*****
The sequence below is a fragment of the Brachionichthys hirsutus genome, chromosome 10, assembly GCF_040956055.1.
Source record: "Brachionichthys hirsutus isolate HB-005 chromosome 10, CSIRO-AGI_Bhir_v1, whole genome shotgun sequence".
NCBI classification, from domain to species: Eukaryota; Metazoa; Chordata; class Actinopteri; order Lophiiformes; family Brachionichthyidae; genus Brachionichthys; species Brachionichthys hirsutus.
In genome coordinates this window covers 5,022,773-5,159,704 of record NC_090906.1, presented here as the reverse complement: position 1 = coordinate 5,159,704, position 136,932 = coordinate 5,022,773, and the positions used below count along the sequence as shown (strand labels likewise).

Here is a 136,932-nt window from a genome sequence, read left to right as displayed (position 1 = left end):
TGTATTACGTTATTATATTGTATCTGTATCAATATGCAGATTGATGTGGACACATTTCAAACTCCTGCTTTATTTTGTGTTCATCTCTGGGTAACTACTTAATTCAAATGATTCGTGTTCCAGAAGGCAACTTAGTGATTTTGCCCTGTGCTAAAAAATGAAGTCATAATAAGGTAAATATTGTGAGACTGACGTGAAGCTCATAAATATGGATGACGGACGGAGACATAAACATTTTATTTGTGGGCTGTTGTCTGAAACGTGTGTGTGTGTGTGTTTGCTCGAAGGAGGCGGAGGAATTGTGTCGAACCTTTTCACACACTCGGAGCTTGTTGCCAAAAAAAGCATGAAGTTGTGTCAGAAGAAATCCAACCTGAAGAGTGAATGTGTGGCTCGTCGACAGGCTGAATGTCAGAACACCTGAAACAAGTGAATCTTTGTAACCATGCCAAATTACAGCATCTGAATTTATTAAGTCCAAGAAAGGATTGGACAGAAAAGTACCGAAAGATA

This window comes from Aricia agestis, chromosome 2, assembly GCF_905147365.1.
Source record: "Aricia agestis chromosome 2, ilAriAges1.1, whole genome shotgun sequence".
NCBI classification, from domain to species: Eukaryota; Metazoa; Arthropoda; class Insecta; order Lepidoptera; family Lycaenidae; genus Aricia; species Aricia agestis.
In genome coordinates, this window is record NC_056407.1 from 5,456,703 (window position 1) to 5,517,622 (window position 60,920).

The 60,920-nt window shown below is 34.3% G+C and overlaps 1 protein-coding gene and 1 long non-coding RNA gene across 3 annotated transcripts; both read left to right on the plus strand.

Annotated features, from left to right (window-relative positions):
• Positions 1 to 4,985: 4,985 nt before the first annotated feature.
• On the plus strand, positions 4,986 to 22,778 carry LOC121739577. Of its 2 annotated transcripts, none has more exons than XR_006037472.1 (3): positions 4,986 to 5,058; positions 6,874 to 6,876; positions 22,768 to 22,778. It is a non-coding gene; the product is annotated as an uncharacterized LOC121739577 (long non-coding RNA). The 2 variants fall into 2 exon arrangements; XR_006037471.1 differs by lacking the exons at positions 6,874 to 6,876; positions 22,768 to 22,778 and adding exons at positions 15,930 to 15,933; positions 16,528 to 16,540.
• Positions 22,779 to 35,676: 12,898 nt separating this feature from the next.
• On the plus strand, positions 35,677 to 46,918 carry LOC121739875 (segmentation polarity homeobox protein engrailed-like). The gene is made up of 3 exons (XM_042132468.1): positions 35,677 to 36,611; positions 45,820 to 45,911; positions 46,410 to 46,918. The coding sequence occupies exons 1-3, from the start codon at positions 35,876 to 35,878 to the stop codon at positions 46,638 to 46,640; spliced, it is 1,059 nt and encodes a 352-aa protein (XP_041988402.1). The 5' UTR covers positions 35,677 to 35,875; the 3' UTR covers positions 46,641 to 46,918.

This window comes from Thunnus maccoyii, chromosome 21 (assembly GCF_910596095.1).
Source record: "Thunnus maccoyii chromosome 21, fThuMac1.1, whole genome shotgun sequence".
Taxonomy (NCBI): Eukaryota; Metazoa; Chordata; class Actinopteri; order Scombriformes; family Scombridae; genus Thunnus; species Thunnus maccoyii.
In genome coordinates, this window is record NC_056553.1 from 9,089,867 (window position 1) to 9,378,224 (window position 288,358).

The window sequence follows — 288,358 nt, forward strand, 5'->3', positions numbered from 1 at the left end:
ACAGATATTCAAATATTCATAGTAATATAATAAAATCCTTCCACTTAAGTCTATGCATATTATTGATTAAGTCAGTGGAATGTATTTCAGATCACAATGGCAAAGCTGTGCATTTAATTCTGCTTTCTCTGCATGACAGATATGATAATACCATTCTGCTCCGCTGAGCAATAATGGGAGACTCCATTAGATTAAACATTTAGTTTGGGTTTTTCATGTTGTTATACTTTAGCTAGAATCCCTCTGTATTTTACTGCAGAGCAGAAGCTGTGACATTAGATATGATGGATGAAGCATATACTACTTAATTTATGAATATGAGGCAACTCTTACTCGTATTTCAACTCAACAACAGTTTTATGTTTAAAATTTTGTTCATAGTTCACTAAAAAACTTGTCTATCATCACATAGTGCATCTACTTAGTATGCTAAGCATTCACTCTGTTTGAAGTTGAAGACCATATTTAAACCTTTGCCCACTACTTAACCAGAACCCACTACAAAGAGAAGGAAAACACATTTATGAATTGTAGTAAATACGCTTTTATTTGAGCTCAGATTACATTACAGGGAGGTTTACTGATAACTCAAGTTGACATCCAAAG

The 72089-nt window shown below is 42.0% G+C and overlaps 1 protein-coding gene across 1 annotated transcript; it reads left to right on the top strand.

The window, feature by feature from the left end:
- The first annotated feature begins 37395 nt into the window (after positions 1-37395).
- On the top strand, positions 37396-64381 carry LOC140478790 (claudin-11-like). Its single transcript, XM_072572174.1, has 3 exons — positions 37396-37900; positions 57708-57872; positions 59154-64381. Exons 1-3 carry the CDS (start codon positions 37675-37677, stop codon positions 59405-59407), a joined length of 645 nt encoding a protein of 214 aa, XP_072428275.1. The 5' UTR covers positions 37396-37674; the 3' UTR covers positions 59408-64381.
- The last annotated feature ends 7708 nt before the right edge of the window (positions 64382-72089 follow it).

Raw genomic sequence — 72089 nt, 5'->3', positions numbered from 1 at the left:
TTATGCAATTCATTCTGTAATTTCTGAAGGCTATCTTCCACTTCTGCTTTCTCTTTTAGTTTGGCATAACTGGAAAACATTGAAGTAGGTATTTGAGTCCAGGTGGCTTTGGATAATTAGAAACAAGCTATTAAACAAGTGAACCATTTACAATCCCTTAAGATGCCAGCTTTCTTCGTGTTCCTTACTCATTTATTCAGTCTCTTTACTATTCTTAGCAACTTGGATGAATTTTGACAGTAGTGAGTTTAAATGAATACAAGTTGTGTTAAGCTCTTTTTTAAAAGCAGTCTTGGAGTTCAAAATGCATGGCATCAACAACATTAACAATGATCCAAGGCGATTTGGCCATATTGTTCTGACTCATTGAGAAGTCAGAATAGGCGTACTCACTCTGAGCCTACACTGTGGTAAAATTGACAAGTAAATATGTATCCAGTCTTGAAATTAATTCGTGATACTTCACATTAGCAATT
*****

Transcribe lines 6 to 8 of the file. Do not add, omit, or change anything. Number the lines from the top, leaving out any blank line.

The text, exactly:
TGTATTACGTTATTATATTGTATCTGTATCAATATGCAGATTGATGTGGACACATTTCAAACTCCTGCTTTATTTTGTGTTCATCTCTGGGTAACTACTTAATTCAAATGATTCGTGTTCCAGAAGGCAACTTAGTGATTTTGCCCTGTGCTAAAAAATGAAGTCATAATAAGGTAAATATTGTGAGACTGACGTGAAGCTCATAAATATGGATGACGGACGGAGACATAAACATTTTATTTGTGGGCTGTTGTCTGAAACGTGTGTGTGTGTGTGTTTGCTCGAAGGAGGCGGAGGAATTGTGTCGAACCTTTTCACACACTCGGAGCTTGTTGCCAAAAAAAGCATGAAGTTGTGTCAGAAGAAATCCAACCTGAAGAGTGAATGTGTGGCTCGTCGACAGGCTGAATGTCAGAACACCTGAAACAAGTGAATCTTTGTAACCATGCCAAATTACAGCATCTGAATTTATTAAGTCCAAGAAAGGATTGGACAGAAAAGTACCGAAAGATA

This window comes from Aricia agestis, chromosome 2, assembly GCF_905147365.1.
Source record: "Aricia agestis chromosome 2, ilAriAges1.1, whole genome shotgun sequence".